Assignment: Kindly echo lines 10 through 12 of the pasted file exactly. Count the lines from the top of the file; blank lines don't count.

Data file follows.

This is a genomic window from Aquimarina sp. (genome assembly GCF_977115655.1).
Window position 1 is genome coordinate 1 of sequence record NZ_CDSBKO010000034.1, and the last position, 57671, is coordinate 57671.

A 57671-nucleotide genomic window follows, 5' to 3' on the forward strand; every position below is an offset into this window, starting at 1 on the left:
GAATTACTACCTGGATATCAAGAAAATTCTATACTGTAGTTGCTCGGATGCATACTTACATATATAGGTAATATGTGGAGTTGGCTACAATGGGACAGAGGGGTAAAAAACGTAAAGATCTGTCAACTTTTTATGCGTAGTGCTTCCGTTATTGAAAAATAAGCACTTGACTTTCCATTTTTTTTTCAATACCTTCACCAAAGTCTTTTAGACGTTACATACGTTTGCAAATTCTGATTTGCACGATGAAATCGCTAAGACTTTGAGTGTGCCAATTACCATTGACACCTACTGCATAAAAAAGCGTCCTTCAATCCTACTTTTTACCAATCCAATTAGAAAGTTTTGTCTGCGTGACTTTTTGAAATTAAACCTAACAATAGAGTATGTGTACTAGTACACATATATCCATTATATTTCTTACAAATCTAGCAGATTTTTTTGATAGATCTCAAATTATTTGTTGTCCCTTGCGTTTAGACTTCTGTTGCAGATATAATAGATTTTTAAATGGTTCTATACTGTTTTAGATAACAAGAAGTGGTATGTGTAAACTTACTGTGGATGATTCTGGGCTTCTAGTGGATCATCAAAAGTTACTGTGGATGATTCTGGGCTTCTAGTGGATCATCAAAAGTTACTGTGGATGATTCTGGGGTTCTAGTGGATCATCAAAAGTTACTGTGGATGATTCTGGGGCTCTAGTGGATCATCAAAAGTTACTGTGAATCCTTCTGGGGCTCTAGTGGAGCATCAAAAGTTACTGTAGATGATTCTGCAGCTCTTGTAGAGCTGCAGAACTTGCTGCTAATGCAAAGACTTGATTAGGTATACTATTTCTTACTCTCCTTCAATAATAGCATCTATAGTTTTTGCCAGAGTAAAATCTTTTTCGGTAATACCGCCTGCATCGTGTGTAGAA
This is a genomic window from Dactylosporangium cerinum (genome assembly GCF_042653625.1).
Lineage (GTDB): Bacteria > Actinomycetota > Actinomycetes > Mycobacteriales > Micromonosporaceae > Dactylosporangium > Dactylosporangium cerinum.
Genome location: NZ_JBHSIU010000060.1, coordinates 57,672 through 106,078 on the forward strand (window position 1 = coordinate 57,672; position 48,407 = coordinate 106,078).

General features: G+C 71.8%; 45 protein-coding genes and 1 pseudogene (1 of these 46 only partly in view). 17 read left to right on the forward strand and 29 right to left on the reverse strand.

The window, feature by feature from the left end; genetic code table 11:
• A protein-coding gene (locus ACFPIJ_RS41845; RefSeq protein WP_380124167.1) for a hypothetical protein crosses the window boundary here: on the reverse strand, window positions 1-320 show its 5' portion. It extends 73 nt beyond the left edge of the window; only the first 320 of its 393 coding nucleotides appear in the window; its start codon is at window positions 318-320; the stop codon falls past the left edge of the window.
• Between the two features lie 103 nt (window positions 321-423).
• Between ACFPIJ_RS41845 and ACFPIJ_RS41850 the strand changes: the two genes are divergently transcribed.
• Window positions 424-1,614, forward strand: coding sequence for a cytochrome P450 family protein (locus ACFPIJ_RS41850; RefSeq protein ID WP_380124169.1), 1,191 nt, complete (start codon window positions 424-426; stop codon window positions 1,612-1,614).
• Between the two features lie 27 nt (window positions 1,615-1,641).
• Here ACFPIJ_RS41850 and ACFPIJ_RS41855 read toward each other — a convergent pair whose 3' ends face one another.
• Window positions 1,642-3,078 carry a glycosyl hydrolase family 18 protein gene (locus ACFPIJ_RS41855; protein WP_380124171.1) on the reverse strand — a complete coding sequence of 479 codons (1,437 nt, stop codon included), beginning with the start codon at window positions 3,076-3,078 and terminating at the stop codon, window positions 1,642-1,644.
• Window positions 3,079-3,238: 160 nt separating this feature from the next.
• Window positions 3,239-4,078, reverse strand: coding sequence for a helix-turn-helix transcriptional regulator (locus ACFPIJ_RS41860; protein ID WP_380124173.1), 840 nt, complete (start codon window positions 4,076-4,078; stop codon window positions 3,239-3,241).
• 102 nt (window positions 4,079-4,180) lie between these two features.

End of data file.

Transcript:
• A protein-coding gene (locus ACFPIJ_RS41845; RefSeq protein WP_380124167.1) for a hypothetical protein crosses the window boundary here: on the reverse strand, window positions 1-320 show its 5' portion. It extends 73 nt beyond the left edge of the window; only the first 320 of its 393 coding nucleotides appear in the window; its start codon is at window positions 318-320; the stop codon falls past the left edge of the window.
• Between the two features lie 103 nt (window positions 321-423).
• Between ACFPIJ_RS41845 and ACFPIJ_RS41850 the strand changes: the two genes are divergently transcribed.